CNN's chief medical expert Sanjay Gupta announced Wednesday night that he has reversed his blanket opposition to marijuana use.
Speaking to Piers Morgan, Gupta, who has a documentary on weed airing on Sunday, said he had previously helped to "mislead" the American public about the effects of the drug.
"I have apologized for some of the earlier reporting because I think, you know, we've been terribly and systematically misled in this country for some time," he said. "And I did part of that misleading."
He also wrote an op-ed called "Why I Changed My Mind On Weed." In it, he said that, while he had formerly derided medical marijuana supporters, he had done research that had shown him how beneficial it could be:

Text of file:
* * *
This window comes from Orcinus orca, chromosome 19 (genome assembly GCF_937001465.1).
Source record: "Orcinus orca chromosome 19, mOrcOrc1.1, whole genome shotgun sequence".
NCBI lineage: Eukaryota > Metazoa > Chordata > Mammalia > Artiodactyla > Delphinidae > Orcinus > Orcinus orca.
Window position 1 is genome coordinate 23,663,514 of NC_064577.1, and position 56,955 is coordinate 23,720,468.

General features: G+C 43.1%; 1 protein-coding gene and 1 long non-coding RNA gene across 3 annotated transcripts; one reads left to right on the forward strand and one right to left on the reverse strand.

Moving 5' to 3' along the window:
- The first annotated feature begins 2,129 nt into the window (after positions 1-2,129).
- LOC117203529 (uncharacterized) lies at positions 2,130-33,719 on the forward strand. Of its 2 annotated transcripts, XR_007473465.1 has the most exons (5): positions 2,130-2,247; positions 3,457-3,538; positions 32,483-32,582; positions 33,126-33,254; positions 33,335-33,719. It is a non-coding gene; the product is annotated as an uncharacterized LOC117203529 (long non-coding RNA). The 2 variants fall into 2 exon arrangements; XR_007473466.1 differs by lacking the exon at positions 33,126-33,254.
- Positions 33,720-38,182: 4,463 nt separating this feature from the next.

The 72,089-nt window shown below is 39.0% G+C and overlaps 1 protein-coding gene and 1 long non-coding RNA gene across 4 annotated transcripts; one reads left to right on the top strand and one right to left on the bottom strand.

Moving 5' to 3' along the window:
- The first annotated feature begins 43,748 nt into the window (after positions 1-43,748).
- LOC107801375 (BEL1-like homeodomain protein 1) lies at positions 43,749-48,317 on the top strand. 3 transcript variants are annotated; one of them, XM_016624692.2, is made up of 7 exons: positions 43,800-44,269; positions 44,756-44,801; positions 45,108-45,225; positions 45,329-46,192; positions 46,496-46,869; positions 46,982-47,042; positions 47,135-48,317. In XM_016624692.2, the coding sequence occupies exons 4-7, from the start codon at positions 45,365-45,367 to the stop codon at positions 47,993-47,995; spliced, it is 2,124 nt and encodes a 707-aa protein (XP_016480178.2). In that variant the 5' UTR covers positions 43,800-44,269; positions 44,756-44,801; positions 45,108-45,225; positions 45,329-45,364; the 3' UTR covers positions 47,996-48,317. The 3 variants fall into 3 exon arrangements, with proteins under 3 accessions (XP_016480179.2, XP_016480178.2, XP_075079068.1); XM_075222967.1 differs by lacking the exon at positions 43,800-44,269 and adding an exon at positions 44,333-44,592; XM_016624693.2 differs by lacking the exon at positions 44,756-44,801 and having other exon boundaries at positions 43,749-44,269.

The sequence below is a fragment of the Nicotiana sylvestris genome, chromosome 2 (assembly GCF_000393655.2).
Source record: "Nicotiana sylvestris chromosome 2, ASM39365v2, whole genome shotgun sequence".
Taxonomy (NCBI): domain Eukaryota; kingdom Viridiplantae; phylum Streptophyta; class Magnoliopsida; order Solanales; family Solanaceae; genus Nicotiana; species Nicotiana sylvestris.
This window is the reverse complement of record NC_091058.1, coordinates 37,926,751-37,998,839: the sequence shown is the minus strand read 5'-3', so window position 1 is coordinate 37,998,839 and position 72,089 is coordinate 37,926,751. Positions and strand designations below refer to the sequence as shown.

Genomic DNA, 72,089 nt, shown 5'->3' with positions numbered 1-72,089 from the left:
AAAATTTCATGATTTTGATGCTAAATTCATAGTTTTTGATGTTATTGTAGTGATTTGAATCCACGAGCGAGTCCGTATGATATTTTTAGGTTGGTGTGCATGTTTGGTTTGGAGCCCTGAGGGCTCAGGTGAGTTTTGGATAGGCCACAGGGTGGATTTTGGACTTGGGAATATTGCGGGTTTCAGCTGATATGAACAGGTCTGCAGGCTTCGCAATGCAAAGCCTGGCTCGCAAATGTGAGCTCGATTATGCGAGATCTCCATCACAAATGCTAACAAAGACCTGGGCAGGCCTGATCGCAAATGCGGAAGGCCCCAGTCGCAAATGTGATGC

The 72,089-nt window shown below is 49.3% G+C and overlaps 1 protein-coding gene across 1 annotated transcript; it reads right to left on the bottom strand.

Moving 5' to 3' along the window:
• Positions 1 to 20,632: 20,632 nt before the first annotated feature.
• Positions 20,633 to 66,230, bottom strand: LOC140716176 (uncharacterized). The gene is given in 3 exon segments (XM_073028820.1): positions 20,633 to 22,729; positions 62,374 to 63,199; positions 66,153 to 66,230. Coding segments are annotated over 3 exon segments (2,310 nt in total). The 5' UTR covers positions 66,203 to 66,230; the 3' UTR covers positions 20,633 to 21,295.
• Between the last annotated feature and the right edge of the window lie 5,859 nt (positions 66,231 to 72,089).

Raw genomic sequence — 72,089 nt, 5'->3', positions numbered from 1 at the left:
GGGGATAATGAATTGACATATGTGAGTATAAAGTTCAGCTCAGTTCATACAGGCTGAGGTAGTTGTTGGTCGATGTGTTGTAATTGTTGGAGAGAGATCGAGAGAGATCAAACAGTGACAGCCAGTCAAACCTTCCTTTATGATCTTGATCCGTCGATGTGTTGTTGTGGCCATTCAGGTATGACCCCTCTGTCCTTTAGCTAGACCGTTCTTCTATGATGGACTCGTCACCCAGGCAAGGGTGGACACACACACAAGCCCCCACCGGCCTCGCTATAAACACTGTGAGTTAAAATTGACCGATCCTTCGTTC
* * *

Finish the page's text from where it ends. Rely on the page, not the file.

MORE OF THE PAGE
I mistakenly believed the Drug Enforcement Agency listed marijuana as a schedule 1 substance because of sound scientific proof. Surely, they must have quality reasoning as to why marijuana is in the category of the most dangerous drugs that have "no accepted medicinal use and a high potential for abuse."
They didn't have the science to support that claim, and I now know that when it comes to marijuana neither of those things are true. It doesn't have a high potential for abuse, and there are very legitimate medical applications. In fact, sometimes marijuana is the only thing that works.
Gupta's dramatic intervention could prove influential in the ongoing debate about American drug policy; he is considered a prominent enough voice on medical issues that President Obama wanted to name him Surgeon General during his first term. (Gupta declined.)